[213c] to the same statement as we made before, that frequently a man is a friend of one who is no friend, and frequently even of an enemy, when he loves one who loves not, or even hates; while frequently a man may be an enemy of one who is no enemy or even a friend, when he hates one who hates not, or even loves.1 It looks like it, he said. What then are we to make of it, I asked, if neither the loving are to be friends, nor the loved, nor both the loving and loved together?2 For apart from these, are there any others left for us to cite as becoming friends to one another? For my part, Socrates, he said, I declare I can see no sort of shift.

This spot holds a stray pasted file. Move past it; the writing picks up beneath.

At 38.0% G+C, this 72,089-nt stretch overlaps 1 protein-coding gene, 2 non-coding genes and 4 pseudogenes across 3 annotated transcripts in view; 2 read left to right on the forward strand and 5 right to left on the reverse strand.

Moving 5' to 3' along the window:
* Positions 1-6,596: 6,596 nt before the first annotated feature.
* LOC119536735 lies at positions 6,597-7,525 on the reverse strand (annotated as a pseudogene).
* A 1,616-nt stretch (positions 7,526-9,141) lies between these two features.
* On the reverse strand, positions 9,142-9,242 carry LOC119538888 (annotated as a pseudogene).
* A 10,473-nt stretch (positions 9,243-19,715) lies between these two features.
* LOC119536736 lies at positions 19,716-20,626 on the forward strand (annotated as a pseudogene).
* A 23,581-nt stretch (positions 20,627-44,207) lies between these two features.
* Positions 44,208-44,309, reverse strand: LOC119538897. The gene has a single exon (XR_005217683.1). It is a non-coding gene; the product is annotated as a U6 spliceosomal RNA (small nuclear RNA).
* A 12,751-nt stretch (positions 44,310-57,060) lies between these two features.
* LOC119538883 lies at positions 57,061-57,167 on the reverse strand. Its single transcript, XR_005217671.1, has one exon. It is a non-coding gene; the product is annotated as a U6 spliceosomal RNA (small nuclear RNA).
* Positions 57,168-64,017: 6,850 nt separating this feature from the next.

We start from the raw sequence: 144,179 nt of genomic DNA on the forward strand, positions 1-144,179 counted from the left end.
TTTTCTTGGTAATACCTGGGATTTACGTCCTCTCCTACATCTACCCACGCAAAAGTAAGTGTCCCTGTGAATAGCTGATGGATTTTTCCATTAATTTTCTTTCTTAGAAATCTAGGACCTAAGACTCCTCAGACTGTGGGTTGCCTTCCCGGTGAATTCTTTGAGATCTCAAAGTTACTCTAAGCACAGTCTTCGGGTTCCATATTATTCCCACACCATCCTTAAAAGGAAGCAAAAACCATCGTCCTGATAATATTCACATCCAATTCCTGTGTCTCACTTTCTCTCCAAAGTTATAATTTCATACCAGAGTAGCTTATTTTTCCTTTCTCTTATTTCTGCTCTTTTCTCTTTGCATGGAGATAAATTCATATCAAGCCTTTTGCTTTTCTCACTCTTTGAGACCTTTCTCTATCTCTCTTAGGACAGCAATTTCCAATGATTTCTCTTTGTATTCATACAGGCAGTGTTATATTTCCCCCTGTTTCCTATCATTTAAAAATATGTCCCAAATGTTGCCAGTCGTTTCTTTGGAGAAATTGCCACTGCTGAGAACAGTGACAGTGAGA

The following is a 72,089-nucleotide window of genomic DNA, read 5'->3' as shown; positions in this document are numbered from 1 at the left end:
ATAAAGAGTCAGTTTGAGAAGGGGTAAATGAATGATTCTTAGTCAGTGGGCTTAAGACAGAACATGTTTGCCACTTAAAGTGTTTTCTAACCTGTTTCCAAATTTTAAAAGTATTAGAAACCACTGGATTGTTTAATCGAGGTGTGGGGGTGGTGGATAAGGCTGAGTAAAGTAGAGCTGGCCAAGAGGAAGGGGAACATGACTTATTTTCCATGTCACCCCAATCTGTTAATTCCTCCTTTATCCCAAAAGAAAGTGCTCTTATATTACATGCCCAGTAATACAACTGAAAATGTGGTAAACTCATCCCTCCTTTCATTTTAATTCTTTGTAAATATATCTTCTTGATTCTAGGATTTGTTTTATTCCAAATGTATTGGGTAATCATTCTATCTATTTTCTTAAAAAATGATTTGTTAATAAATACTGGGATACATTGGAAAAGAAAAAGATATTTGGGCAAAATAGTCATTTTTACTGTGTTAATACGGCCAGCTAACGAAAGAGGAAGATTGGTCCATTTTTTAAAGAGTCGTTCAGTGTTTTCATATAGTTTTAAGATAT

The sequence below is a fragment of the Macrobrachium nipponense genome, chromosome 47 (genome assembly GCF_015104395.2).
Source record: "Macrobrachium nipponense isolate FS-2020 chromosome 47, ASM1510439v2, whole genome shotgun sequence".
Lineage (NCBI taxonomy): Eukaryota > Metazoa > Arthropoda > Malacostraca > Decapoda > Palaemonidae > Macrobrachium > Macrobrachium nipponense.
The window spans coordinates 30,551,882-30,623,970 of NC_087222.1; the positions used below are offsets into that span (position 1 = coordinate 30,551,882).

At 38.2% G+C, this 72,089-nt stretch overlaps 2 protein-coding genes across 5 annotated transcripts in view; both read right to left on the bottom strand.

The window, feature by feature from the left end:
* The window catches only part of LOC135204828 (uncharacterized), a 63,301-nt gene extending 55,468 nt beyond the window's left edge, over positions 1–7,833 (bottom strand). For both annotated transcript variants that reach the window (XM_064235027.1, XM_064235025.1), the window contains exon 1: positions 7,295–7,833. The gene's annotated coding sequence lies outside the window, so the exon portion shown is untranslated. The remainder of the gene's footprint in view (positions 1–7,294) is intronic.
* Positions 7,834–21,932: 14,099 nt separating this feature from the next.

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1 In this argument Socrates makes play, like one of the “eristic” sophists, with the ambiguous meaning of φίλος (“friend” or “dear”) and ἐχθρός (“enemy” or “hateful”). Beneath his immediate purpose of puzzling the young man lies the intention of pointing out the obscurity of the very terms “friend” and “enemy.”
2 Socrates cannot be said to have disposed of this third proposition.
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